Natesh Pillai is an associate professor of statistics at Harvard University. He is an interdisciplinary scientist working on problems lying at the interface of applied probability and statistics, with a particular research focus on Markov Chain Monte Carlo algorithms and Statistical Inference for high dimensional problems.
From his website: "My broad interests and genuine curiosity in different fields of mathematics and statistics gives me a chance to talk to and learn from other scientists. Applied mathematics is concerned with developing models which yield both qualitative and quantitative insight into the physical phenomena being modeled. Statistics is data-driven and is aimed at the development of methodologies to understand and account for the uncertainty in the information derived from the data. The main motivation for my research is the prospect of combining the increasingly complex physical phenomena that scientists and engineers observe and wish to model, together with the plethora of modern statistical techniques developed to understand uncertainty. This exciting aspect requires these two subjects to work in conjunction in order to significantly improve our knowledge with beneficial impacts on both the disciplines."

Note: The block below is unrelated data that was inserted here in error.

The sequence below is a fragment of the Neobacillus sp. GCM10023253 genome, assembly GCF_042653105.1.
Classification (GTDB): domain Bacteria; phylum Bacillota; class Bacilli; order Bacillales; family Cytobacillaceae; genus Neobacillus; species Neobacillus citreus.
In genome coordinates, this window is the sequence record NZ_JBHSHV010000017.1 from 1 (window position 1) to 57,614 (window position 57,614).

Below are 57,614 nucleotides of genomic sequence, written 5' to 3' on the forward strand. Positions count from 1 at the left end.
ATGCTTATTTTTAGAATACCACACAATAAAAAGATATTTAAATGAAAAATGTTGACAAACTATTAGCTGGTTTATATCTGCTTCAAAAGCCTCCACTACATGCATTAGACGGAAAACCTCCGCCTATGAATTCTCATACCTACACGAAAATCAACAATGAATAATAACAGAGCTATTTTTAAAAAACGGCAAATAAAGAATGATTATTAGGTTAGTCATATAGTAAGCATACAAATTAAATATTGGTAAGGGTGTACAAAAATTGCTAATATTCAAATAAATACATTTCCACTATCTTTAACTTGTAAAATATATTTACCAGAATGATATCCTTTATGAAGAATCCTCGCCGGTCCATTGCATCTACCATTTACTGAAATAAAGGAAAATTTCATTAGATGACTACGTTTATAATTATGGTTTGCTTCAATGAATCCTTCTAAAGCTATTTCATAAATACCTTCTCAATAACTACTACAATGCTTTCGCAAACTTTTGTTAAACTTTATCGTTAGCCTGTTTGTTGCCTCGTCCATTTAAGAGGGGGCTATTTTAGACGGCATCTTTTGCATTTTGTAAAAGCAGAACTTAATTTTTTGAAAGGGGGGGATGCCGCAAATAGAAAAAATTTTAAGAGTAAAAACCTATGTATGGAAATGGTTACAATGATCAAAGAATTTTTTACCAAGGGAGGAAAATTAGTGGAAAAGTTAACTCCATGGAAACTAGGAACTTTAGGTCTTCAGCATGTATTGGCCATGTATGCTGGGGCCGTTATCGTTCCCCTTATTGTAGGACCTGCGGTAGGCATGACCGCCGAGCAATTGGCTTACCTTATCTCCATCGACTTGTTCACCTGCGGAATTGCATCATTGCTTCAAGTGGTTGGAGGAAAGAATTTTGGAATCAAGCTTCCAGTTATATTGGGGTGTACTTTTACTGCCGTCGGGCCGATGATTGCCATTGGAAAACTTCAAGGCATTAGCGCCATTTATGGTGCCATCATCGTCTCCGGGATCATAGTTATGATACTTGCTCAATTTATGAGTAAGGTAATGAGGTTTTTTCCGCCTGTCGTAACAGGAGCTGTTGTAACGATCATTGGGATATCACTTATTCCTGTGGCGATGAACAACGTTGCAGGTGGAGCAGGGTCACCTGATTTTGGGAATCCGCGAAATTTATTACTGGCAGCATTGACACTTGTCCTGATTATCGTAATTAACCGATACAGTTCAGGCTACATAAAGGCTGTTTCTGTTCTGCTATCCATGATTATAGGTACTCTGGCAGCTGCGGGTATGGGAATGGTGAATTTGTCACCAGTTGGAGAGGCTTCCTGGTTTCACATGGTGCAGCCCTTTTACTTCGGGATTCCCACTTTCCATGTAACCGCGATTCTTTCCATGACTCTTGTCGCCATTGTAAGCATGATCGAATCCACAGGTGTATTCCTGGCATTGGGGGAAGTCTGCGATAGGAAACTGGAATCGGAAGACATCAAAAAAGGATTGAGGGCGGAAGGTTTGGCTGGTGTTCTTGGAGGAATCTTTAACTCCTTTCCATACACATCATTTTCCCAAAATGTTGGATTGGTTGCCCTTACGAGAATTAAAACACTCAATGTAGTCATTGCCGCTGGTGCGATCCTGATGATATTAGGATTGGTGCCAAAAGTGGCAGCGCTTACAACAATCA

Talk: Bias correction in daily maximum and minimum temperature measurements through Gaussian process modeling
Abstract: The Global Historical Climatology Network-Daily database contains, among other variables, daily maximum and minimum temperatures from weather stations around the globe. It is long known that climatological summary statistics based on daily temperature minima and maxima will not be accurate, if the bias due to the time at which the observations were collected is not accounted for. Despite some previous work, to our knowledge, there does not exist a satisfactory solution to this important problem. In this talk, we will detail the problem and develop a novel approach to address it. Our idea is to impute the hourly temperatures at the location of the measurements by borrowing information from the nearby stations that record hourly temperatures, which then can be used to create accurate summaries of temperature extremes. The key difficulty is that these imputations of the temperature curves must satisfy the constraint of falling between the observed daily minima and maxima, and attaining those values at least once in a twenty-four hour period. We develop a spatiotemporal Gaussian process model for imputing the hourly measurements from the nearby stations, and then develop a novel and easy to implement Markov Chain Monte Carlo technique to sample from the posterior distribution satisfying the above constraints.